The authors of this study used these forecasting principles to audit the IPCC report. They found that:

  • Out of the 140 forecasting principles, 127 principles are relevant to the procedures used to arrive at the climate projections in the IPCC report.
  • Of these 127, the methods described in the report violated 60 principles.
  • An additional 12 forecasting principles appear to be violated, and there is insufficient information in the report to assess the use of 38.
    As a result of these violations of forecasting principles, the forecasts in the IPCC report are invalid. Specifically:

The Data Are Unreliable. Temperature data is highly variable over time and space. Local proxy data of uncertain accuracy (such as ice cores and tree rings) must be used to infer past global temperatures. Even over the period during which thermometer data have been available, readings are not evenly spread across the globe and are often subject to local warming from increasing urbanization. As a consequence, the trend over time can be rising, falling or stable depending on the data sample chosen.

The Forecasting Models Are Unreliable.Complex forecasting methods are only accurate when there is little uncertainty about the data and the situation (in this case: how the climate system works), and causal variables can be forecast accurately. These conditions do not apply to climate forecasting. For example, a simple model that projected the effects of Pacific Ocean currents (El Niño-Southern Oscillation) by extrapolating past data into the future made more accurate three-month forecasts than 11 complex models. Every model performed poorly when forecasting further ahead.

The Forecasters Themselves Are Unreliable. Political considerations influence all stages of the IPCC process. For example, chapter by chapter drafts of the Fourth Assessment Report “Summary for Policymakers” were released months in advance of the full report, and the final version of the report was expressly written to reflect the language negotiated by political appointees to the IPCC. The conclusion of the audit is that there is no scientific forecast supporting the widespread belief in dangerous human-caused “global warming.” In fact, it has yet to be demonstrated that long-term forecasting of climate is possible.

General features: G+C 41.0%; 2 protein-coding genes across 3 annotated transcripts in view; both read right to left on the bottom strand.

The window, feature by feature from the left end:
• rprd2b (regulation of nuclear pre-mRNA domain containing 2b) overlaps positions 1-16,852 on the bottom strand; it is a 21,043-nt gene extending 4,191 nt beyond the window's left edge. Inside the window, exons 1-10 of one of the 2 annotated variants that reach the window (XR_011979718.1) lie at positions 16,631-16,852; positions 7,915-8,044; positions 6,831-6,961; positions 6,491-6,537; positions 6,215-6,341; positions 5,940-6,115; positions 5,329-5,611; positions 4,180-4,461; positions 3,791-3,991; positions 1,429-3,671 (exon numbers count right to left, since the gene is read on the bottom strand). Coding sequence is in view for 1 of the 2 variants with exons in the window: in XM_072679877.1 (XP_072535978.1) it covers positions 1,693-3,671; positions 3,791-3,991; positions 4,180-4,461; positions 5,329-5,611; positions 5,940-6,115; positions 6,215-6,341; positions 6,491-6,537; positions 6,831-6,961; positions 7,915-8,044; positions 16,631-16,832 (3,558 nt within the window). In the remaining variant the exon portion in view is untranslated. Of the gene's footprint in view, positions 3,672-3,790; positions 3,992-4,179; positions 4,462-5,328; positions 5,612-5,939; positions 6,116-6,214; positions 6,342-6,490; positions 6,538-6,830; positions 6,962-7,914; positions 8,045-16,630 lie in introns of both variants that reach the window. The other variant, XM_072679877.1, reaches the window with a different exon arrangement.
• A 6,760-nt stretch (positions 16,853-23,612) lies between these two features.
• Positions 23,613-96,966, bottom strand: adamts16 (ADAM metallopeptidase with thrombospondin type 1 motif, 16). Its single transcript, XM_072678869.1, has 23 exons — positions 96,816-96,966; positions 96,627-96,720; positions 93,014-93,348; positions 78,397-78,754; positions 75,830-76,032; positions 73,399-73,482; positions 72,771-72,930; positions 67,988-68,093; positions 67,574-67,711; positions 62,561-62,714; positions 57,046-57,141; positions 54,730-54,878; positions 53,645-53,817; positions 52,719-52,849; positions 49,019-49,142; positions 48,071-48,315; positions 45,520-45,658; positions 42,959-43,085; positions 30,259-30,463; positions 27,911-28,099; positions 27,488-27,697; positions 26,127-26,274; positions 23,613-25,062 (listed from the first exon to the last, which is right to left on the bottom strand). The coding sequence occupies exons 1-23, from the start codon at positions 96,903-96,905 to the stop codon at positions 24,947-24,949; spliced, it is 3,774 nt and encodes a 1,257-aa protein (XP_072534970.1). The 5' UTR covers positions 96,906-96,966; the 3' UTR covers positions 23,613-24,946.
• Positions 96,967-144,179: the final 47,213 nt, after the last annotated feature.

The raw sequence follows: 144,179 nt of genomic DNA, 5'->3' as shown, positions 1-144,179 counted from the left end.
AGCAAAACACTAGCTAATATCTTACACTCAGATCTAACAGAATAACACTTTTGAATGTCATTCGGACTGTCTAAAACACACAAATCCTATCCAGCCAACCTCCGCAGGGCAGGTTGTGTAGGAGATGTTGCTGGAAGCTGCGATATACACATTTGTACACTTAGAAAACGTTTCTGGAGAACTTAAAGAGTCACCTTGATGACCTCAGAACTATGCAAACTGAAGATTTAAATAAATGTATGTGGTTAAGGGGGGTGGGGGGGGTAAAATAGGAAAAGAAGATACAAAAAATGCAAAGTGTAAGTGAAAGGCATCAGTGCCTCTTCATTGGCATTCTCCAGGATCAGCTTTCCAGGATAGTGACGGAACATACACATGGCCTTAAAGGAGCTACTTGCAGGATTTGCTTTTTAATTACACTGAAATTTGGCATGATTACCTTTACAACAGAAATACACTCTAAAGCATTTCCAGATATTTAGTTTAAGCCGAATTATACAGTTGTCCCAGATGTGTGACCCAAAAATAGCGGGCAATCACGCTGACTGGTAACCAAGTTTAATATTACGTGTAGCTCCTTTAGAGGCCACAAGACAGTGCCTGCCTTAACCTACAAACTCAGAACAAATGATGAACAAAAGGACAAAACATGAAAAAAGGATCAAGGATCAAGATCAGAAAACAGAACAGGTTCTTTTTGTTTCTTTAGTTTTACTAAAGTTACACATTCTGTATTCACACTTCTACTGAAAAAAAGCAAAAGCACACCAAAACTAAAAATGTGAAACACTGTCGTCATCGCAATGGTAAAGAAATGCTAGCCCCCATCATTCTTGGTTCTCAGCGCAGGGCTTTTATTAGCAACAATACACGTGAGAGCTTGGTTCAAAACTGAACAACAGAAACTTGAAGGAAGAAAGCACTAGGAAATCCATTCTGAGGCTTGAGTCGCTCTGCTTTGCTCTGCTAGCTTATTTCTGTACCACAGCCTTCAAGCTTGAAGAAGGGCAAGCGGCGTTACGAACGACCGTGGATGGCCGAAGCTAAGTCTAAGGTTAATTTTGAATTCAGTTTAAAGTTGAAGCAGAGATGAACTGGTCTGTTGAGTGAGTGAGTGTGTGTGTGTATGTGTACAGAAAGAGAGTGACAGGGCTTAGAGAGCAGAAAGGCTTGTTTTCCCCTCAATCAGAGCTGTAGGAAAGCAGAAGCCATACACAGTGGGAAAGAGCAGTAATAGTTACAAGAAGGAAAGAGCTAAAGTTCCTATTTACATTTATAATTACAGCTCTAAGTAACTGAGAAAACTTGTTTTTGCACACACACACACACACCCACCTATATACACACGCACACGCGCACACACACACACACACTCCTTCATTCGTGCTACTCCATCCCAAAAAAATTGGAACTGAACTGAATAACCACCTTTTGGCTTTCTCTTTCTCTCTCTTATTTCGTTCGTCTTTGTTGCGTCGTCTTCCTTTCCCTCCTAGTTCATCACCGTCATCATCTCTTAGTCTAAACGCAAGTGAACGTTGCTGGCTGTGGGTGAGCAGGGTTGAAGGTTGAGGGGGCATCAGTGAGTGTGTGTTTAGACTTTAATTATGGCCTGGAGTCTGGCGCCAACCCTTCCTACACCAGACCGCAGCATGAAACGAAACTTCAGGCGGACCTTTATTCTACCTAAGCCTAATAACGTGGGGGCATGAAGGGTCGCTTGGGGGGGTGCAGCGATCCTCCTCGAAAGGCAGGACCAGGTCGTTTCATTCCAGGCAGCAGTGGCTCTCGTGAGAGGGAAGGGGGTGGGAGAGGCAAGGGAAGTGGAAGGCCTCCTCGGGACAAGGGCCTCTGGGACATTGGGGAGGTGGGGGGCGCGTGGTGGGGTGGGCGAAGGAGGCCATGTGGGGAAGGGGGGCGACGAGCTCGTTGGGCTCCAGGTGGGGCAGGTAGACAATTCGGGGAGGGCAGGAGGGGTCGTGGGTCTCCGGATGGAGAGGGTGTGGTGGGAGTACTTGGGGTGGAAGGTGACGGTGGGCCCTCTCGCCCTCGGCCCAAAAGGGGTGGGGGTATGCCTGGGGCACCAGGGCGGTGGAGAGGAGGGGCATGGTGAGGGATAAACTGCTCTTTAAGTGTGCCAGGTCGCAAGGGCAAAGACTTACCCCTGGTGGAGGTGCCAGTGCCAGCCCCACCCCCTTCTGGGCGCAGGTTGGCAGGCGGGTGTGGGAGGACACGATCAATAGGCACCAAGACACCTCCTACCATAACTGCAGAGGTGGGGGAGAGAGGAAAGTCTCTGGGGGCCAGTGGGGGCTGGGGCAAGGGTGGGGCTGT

(end of Executive Summary)

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(K-2 in the Himalayas)

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Following are my own opinions regarding the reliability of “model based forecasts”…..

Over the last decade or more much debate has occurred within the discipline of agricultural economics regarding the reliability of forecasts derived from econometric models. It is my understanding that at the present time within the discipline of economics (general economics as well as the agricultural branch of the discipline) model-based forecasts of the future are judged to be inherently problematic and prone to inaccuracy.

The difficulty that economists have in developing accurate forecasts is due at least in part to the challenges we have on the one hand in accurately modeling underlying economic processes. In addition, economists have found it difficult to accurately project future values of the key explanatory variables in these same models from which we hope to make exante conditional projections of future values the models’ dependent variables. In normal human speech, what I have just said is that it is important for economists to be extremely humble and cautious about the accuracy of forecasts of the future based on our economic modeling efforts. It is an extremely difficult task to first model economic reality, and then second, to attempt to make forecasts of the future based on your current understanding of underlying economic processes (represented by these same models). The processes themselves may change over time to go along with the fact that we often have inadequate understanding of the critical economic factors involved in such economic processes.

As an agricultural economist with at least a working knowledge of the inherent difficulties of using models to forecast such things as future grain prices, and realizing the need to identify if at all possible the confidence intervals within which any economic forecast may fall, it is extremely troubling to me to consider the “fast and loose” manner in which model-based forecasts of global warming impacts have been developed by climatologists. Problems exist with a) the climatological data being relied upon, b) with the climate models themselves that are being used in an attempt to accurately and comprehensively represent extremely complicated weather – environmental systems, and c) the evident bias in findings of such groups as the Intergovernmental Panel on Climate Change (IPCC) in selecting models that support their presuppositions about global warming without the required scientific rigor and discipline needed for such an economically and socially critical subject.